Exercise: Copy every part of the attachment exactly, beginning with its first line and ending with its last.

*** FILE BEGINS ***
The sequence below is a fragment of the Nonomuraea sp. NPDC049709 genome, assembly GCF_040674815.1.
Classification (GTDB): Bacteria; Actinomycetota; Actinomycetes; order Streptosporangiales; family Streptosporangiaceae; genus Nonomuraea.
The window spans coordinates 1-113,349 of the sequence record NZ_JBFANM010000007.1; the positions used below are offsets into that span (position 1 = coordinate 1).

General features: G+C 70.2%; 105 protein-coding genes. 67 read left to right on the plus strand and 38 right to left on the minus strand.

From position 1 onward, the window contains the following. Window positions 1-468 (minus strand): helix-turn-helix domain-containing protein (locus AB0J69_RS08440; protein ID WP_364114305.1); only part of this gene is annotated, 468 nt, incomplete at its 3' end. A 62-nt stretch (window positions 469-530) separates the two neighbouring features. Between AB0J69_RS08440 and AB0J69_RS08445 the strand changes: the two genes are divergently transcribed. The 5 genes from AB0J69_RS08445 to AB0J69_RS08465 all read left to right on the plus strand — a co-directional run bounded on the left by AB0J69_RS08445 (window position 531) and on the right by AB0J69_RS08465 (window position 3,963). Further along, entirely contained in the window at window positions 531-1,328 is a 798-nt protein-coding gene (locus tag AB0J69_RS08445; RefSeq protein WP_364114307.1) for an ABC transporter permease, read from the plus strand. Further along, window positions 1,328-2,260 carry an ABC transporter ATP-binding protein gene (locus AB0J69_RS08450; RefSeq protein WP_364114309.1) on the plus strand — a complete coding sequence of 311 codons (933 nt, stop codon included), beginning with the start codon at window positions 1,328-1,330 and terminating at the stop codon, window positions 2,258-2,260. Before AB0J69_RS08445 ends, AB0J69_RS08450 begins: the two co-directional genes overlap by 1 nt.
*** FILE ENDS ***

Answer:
The sequence below is a fragment of the Nonomuraea sp. NPDC049709 genome, assembly GCF_040674815.1.
Classification (GTDB): Bacteria; Actinomycetota; Actinomycetes; order Streptosporangiales; family Streptosporangiaceae; genus Nonomuraea.
The window spans coordinates 1-113,349 of the sequence record NZ_JBFANM010000007.1; the positions used below are offsets into that span (position 1 = coordinate 1).

General features: G+C 70.2%; 105 protein-coding genes. 67 read left to right on the plus strand and 38 right to left on the minus strand.

From position 1 onward, the window contains the following. Window positions 1-468 (minus strand): helix-turn-helix domain-containing protein (locus AB0J69_RS08440; protein ID WP_364114305.1); only part of this gene is annotated, 468 nt, incomplete at its 3' end. A 62-nt stretch (window positions 469-530) separates the two neighbouring features. Between AB0J69_RS08440 and AB0J69_RS08445 the strand changes: the two genes are divergently transcribed. The 5 genes from AB0J69_RS08445 to AB0J69_RS08465 all read left to right on the plus strand — a co-directional run bounded on the left by AB0J69_RS08445 (window position 531) and on the right by AB0J69_RS08465 (window position 3,963). Further along, entirely contained in the window at window positions 531-1,328 is a 798-nt protein-coding gene (locus tag AB0J69_RS08445; RefSeq protein WP_364114307.1) for an ABC transporter permease, read from the plus strand. Further along, window positions 1,328-2,260 carry an ABC transporter ATP-binding protein gene (locus AB0J69_RS08450; RefSeq protein WP_364114309.1) on the plus strand — a complete coding sequence of 311 codons (933 nt, stop codon included), beginning with the start codon at window positions 1,328-1,330 and terminating at the stop codon, window positions 2,258-2,260. Before AB0J69_RS08445 ends, AB0J69_RS08450 begins: the two co-directional genes overlap by 1 nt.